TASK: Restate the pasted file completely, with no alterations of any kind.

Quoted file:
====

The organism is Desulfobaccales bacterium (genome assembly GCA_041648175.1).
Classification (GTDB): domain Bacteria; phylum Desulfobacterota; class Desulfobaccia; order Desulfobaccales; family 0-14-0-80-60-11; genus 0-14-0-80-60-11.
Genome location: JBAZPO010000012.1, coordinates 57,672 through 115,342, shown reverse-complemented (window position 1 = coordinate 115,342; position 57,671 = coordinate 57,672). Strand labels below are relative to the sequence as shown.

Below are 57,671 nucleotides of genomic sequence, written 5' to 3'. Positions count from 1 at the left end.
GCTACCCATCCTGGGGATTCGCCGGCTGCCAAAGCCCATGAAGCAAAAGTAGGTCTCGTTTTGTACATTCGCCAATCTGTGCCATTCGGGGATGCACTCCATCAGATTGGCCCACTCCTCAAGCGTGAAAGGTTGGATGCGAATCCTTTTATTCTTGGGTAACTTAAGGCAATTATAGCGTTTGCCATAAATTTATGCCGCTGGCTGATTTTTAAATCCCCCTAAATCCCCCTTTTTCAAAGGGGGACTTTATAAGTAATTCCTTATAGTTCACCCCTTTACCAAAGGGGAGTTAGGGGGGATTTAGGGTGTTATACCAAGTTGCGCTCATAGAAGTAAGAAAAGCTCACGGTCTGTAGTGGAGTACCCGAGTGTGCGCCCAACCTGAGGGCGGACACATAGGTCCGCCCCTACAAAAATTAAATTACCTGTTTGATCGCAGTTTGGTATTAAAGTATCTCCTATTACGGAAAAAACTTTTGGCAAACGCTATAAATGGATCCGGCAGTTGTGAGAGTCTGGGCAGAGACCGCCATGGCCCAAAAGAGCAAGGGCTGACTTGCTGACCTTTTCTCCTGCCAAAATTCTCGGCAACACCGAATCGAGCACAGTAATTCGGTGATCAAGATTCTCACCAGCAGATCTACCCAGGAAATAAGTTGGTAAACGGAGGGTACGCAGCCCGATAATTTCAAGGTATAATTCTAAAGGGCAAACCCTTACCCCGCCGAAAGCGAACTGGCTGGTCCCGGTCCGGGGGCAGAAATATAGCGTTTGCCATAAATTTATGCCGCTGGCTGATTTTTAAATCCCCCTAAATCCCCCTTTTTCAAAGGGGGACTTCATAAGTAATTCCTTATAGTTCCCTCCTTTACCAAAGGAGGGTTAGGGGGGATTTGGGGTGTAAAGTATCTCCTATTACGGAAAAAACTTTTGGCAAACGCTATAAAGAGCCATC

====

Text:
The organism is Desulfobaccales bacterium (genome assembly GCA_041648175.1).
Classification (GTDB): domain Bacteria; phylum Desulfobacterota; class Desulfobaccia; order Desulfobaccales; family 0-14-0-80-60-11; genus 0-14-0-80-60-11.
Genome location: JBAZPO010000012.1, coordinates 57,672 through 115,342, shown reverse-complemented (window position 1 = coordinate 115,342; position 57,671 = coordinate 57,672). Strand labels below are relative to the sequence as shown.

Below are 57,671 nucleotides of genomic sequence, written 5' to 3'. Positions count from 1 at the left end.
GCTACCCATCCTGGGGATTCGCCGGCTGCCAAAGCCCATGAAGCAAAAGTAGGTCTCGTTTTGTACATTCGCCAATCTGTGCCATTCGGGGATGCACTCCATCAGATTGGCCCACTCCTCAAGCGTGAAAGGTTGGATGCGAATCCTTTTATTCTTGGGTAACTTAAGGCAATTATAGCGTTTGCCATAAATTTATGCCGCTGGCTGATTTTTAAATCCCCCTAAATCCCCCTTTTTCAAAGGGGGACTTTATAAGTAATTCCTTATAGTTCACCCCTTTACCAAAGGGGAGTTAGGGGGGATTTAGGGTGTTATACCAAGTTGCGCTCATAGAAGTAAGAAAAGCTCACGGTCTGTAGTGGAGTACCCGAGTGTGCGCCCAACCTGAGGGCGGACACATAGGTCCGCCCCTACAAAAATTAAATTACCTGTTTGATCGCAGTTTGGTATTAAAGTATCTCCTATTACGGAAAAAACTTTTGGCAAACGCTATAAATGGATCCGGCAGTTGTGAGAGTCTGGGCAGAGACCGCCATGGCCCAAAAGAGCAAGGGCTGACTTGCTGACCTTTTCTCCTGCCAAAATTCTCGGCAACACCGAATCGAGCACAGTAATTCGGTGATCAAGATTCTCACCAGCAGATCTACCCAGGAAATAAGTTGGTAAACGGAGGGTACGCAGCCCGATAATTTCAAGGTATAATTCTAAAGGGCAAACCCTTACCCCGCCGAAAGCGAACTGGCTGGTCCCGGTCCGGGGGCAGAAATATAGCGTTTGCCATAAATTTATGCCGCTGGCTGATTTTTAAATCCCCCTAAATCCCCCTTTTTCAAAGGGGGACTTCATAAGTAATTCCTTATAGTTCCCTCCTTTACCAAAGGAGGGTTAGGGGGGATTTGGGGTGTAAAGTATCTCCTATTACGGAAAAAACTTTTGGCAAACGCTATAAAGAGCCATC